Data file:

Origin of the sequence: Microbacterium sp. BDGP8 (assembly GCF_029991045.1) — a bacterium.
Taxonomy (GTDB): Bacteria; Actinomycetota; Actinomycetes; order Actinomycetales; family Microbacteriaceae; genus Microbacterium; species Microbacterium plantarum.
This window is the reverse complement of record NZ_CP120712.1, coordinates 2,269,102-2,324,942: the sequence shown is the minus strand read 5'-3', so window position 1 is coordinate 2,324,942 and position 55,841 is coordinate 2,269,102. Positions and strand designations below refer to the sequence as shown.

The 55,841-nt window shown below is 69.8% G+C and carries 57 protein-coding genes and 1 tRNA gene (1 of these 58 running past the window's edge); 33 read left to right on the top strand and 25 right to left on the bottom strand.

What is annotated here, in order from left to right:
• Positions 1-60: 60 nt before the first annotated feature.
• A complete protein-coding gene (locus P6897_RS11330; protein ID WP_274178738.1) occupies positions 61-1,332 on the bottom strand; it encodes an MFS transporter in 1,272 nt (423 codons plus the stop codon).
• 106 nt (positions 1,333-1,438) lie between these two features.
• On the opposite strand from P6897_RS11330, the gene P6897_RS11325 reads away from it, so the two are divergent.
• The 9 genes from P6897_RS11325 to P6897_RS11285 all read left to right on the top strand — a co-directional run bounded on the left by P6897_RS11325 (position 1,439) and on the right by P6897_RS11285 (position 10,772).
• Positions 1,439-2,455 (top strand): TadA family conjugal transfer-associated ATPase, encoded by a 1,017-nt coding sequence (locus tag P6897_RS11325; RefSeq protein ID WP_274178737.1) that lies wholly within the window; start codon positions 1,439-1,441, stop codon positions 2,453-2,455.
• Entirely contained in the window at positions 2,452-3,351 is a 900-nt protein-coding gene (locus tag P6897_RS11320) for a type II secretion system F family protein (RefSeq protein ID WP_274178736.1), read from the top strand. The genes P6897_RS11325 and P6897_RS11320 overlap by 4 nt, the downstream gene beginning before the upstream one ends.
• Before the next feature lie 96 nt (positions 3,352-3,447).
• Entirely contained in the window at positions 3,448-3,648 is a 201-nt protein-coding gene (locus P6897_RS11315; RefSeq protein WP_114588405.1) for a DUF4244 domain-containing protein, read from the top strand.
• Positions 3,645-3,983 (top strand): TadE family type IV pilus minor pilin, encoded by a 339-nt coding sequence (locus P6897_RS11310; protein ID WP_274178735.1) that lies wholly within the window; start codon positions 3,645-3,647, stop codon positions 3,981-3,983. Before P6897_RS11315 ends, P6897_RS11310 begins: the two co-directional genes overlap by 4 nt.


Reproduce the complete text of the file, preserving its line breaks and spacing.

Origin of the sequence: Microbacterium sp. BDGP8 (assembly GCF_029991045.1) — a bacterium.
Taxonomy (GTDB): Bacteria; Actinomycetota; Actinomycetes; order Actinomycetales; family Microbacteriaceae; genus Microbacterium; species Microbacterium plantarum.
This window is the reverse complement of record NZ_CP120712.1, coordinates 2,269,102-2,324,942: the sequence shown is the minus strand read 5'-3', so window position 1 is coordinate 2,324,942 and position 55,841 is coordinate 2,269,102. Positions and strand designations below refer to the sequence as shown.

The 55,841-nt window shown below is 69.8% G+C and carries 57 protein-coding genes and 1 tRNA gene (1 of these 58 running past the window's edge); 33 read left to right on the top strand and 25 right to left on the bottom strand.

What is annotated here, in order from left to right:
• Positions 1-60: 60 nt before the first annotated feature.
• A complete protein-coding gene (locus P6897_RS11330; protein ID WP_274178738.1) occupies positions 61-1,332 on the bottom strand; it encodes an MFS transporter in 1,272 nt (423 codons plus the stop codon).
• 106 nt (positions 1,333-1,438) lie between these two features.
• On the opposite strand from P6897_RS11330, the gene P6897_RS11325 reads away from it, so the two are divergent.
• The 9 genes from P6897_RS11325 to P6897_RS11285 all read left to right on the top strand — a co-directional run bounded on the left by P6897_RS11325 (position 1,439) and on the right by P6897_RS11285 (position 10,772).
• Positions 1,439-2,455 (top strand): TadA family conjugal transfer-associated ATPase, encoded by a 1,017-nt coding sequence (locus tag P6897_RS11325; RefSeq protein ID WP_274178737.1) that lies wholly within the window; start codon positions 1,439-1,441, stop codon positions 2,453-2,455.
• Entirely contained in the window at positions 2,452-3,351 is a 900-nt protein-coding gene (locus tag P6897_RS11320) for a type II secretion system F family protein (RefSeq protein ID WP_274178736.1), read from the top strand. The genes P6897_RS11325 and P6897_RS11320 overlap by 4 nt, the downstream gene beginning before the upstream one ends.
• Before the next feature lie 96 nt (positions 3,352-3,447).
• Entirely contained in the window at positions 3,448-3,648 is a 201-nt protein-coding gene (locus P6897_RS11315; RefSeq protein WP_114588405.1) for a DUF4244 domain-containing protein, read from the top strand.
• Positions 3,645-3,983 (top strand): TadE family type IV pilus minor pilin, encoded by a 339-nt coding sequence (locus P6897_RS11310; protein ID WP_274178735.1) that lies wholly within the window; start codon positions 3,645-3,647, stop codon positions 3,981-3,983. Before P6897_RS11315 ends, P6897_RS11310 begins: the two co-directional genes overlap by 4 nt.